I may not be good looking, but I make up for it with my dazzling lack of personality

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                  • #10
                    The frequency is relative to the speed, are you measuring with the generator under load? If not try that, or reduce the speed until you get 60Hz and then measure the output at load and unloaded

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                    • #11
                      I suggest he leave it alone and load it. The odd numbered harmonics are stronger and I think he is seeing the third harmonic; load may change the relationship such that the meter starts picking up the first i.e. 60 Hz.
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                      • #12
                        On a generator you are better off just just measuring voltage, amps and RPM.

                        Hz will be RPM divided by 60. No load RPM should be about 3700-3750. AC induction motor equipment doesn't like Hz under 58 or over 62 for any length of time. If you want to check gen Hz plug in an elec clock and time it.

                        If all you power is universal motors don't worry what you feed them.

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                        • #13
                          Thanks for all the replies. As mentioned it must have something to do with the harmonics in the output of the generator. I have only one generator to check with and I did check it when it was pretty well loaded with an electric heater. I go back and check my house current with the same meter and it reads 60.0. Maybe a more expensive meter such as a Fluke would read as supposed to or a much more expensive generator might give a cleaner output which would read correctly.
                          Miller Challenger 172
                          Hobart AC/DC Stickmate
                          Older Sears AC stick machine

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                          • #14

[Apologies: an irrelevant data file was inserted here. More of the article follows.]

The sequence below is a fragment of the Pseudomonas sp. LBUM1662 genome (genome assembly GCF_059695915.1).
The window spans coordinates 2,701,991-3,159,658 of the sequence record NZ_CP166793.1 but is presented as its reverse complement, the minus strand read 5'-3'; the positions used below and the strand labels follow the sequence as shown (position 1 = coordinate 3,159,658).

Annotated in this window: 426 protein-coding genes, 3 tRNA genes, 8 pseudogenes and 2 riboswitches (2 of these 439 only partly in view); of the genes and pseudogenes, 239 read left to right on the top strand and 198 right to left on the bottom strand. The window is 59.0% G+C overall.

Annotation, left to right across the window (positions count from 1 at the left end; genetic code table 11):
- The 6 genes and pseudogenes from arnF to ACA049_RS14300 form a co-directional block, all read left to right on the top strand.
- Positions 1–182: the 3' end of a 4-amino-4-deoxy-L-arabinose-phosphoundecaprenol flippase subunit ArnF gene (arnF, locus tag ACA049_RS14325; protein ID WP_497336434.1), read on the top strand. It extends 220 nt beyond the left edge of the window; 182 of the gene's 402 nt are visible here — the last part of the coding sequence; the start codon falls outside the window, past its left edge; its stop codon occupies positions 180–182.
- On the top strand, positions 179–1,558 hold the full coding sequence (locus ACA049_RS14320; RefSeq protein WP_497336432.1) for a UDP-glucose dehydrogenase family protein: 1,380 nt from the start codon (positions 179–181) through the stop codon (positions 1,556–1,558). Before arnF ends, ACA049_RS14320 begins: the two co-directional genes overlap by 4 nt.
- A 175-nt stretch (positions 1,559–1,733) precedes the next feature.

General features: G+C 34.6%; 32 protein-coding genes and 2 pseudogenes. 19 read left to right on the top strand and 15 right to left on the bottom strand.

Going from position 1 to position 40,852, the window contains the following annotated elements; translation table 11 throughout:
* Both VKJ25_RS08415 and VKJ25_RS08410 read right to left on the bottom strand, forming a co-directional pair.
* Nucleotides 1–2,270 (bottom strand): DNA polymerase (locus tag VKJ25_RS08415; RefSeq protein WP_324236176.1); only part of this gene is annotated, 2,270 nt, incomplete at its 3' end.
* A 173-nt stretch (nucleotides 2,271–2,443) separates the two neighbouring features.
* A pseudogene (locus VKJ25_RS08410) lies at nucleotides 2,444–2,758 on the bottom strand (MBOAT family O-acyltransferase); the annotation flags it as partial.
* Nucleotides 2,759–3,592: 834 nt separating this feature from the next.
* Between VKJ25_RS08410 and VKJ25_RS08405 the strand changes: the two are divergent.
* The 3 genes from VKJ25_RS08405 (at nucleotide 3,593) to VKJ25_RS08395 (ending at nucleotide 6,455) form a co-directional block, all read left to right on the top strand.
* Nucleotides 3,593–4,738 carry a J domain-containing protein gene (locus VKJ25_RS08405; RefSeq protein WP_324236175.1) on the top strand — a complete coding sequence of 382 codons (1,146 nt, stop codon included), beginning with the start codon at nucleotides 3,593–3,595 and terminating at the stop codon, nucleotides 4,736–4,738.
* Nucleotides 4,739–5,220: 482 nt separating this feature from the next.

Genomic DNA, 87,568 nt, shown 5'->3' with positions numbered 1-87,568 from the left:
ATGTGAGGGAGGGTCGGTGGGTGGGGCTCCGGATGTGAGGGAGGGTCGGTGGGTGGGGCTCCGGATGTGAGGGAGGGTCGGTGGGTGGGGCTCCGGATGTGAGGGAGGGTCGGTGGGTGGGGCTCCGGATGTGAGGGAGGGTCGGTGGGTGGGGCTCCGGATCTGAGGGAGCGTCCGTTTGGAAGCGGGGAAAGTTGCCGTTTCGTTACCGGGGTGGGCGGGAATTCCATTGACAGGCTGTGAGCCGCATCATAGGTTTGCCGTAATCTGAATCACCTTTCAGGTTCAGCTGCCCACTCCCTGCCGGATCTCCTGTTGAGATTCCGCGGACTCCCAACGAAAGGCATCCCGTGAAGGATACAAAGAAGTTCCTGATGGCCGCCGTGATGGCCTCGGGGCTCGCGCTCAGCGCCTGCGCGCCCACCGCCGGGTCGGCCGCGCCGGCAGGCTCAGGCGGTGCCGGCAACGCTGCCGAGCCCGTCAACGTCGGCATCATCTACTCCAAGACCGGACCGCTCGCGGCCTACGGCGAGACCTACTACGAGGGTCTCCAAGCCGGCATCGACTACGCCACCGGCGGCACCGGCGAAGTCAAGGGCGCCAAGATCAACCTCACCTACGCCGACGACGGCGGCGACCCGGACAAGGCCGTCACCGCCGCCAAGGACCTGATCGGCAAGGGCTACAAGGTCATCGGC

On smaller generators, you want to check voltage and frequancy under a moderate load, as you did. They will vary some with load, though the inverter types (like the little Honda's) do a much better job than the straight alternator types.

                            If you really want to see, hook up an oscilloscope. (disclaimer: If you don't have some experience, this can be dangerous, as you are dealing with lethal voltages) You will likely see the waveform is flattened a bit at the peaks relative to a pure sine wave. If you know anyone that is deeply into electronics, see if they have a low frequency spectrum analyzer (or a "harmonic analyzer" intended for analyzing power sources)

                            In the grand scheme, I doubt very much that it matters. If you are between 59 and 61Hz, you are fine. If you are seeing anything between 177 and 183Hz, then you are seeing the thid harmonic, and the frequency is fine.
                            Last edited by enlpck; 01-28-2009, 12:03 PM.
                            I may not be good looking, but I make up for it with my dazzling lack of personality

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                            • #15
                              A little blurb about portable generator harmonics: http://bremacair.com/Gillette.htm
                              --- RJL ----------------------------------------------

                              Ordinarily I'm insane, but I have lucid moments when I'm merely stupid.